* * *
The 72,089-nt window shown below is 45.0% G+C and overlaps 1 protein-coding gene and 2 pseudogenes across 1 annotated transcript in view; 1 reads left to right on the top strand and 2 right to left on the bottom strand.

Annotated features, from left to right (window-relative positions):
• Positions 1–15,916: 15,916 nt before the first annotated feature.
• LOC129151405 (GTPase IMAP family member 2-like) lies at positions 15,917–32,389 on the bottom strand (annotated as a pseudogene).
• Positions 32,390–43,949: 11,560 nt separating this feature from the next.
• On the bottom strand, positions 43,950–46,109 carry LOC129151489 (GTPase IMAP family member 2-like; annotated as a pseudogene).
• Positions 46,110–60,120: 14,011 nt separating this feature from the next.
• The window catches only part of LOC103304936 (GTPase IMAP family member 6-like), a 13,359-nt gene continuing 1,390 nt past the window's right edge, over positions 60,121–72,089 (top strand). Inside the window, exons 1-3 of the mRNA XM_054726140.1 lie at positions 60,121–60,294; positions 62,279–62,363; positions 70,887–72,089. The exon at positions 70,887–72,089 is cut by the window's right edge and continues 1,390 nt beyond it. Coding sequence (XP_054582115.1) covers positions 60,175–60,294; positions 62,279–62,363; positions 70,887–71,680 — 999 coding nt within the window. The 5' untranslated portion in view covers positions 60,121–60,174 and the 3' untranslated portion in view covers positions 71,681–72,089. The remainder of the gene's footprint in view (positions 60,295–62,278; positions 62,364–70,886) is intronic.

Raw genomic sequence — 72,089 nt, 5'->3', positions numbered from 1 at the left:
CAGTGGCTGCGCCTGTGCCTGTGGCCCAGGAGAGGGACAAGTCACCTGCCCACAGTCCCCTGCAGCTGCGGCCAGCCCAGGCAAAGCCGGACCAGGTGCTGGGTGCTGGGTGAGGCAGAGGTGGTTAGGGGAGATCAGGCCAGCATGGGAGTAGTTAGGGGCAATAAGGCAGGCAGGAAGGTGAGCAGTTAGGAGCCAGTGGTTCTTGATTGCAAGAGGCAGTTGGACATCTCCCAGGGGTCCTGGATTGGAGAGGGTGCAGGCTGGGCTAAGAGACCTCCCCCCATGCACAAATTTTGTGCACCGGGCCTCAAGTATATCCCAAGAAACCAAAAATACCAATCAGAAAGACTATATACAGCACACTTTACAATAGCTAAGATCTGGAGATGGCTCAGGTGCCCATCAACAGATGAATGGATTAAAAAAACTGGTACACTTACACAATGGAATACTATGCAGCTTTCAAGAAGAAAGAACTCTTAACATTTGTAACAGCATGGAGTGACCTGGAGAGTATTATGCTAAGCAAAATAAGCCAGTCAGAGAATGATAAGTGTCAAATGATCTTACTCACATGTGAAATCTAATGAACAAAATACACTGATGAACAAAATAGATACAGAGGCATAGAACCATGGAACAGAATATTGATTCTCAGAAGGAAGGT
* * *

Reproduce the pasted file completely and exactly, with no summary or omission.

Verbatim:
The 72,089-nt window shown below is 45.0% G+C and overlaps 1 protein-coding gene and 2 pseudogenes across 1 annotated transcript in view; 1 reads left to right on the top strand and 2 right to left on the bottom strand.

Annotated features, from left to right (window-relative positions):
• Positions 1–15,916: 15,916 nt before the first annotated feature.
• LOC129151405 (GTPase IMAP family member 2-like) lies at positions 15,917–32,389 on the bottom strand (annotated as a pseudogene).
• Positions 32,390–43,949: 11,560 nt separating this feature from the next.
• On the bottom strand, positions 43,950–46,109 carry LOC129151489 (GTPase IMAP family member 2-like; annotated as a pseudogene).
• Positions 46,110–60,120: 14,011 nt separating this feature from the next.
• The window catches only part of LOC103304936 (GTPase IMAP family member 6-like), a 13,359-nt gene continuing 1,390 nt past the window's right edge, over positions 60,121–72,089 (top strand). Inside the window, exons 1-3 of the mRNA XM_054726140.1 lie at positions 60,121–60,294; positions 62,279–62,363; positions 70,887–72,089. The exon at positions 70,887–72,089 is cut by the window's right edge and continues 1,390 nt beyond it. Coding sequence (XP_054582115.1) covers positions 60,175–60,294; positions 62,279–62,363; positions 70,887–71,680 — 999 coding nt within the window. The 5' untranslated portion in view covers positions 60,121–60,174 and the 3' untranslated portion in view covers positions 71,681–72,089. The remainder of the gene's footprint in view (positions 60,295–62,278; positions 62,364–70,886) is intronic.

Raw genomic sequence — 72,089 nt, 5'->3', positions numbered from 1 at the left:
CAGTGGCTGCGCCTGTGCCTGTGGCCCAGGAGAGGGACAAGTCACCTGCCCACAGTCCCCTGCAGCTGCGGCCAGCCCAGGCAAAGCCGGACCAGGTGCTGGGTGCTGGGTGAGGCAGAGGTGGTTAGGGGAGATCAGGCCAGCATGGGAGTAGTTAGGGGCAATAAGGCAGGCAGGAAGGTGAGCAGTTAGGAGCCAGTGGTTCTTGATTGCAAGAGGCAGTTGGACATCTCCCAGGGGTCCTGGATTGGAGAGGGTGCAGGCTGGGCTAAGAGACCTCCCCCCATGCACAAATTTTGTGCACCGGGCCTCAAGTATATCCCAAGAAACCAAAAATACCAATCAGAAAGACTATATACAGCACACTTTACAATAGCTAAGATCTGGAGATGGCTCAGGTGCCCATCAACAGATGAATGGATTAAAAAAACTGGTACACTTACACAATGGAATACTATGCAGCTTTCAAGAAGAAAGAACTCTTAACATTTGTAACAGCATGGAGTGACCTGGAGAGTATTATGCTAAGCAAAATAAGCCAGTCAGAGAATGATAAGTGTCAAATGATCTTACTCACATGTGAAATCTAATGAACAAAATACACTGATGAACAAAATAGATACAGAGGCATAGAACCATGGAACAGAATATTGATTCTCAGAAGGAAGGT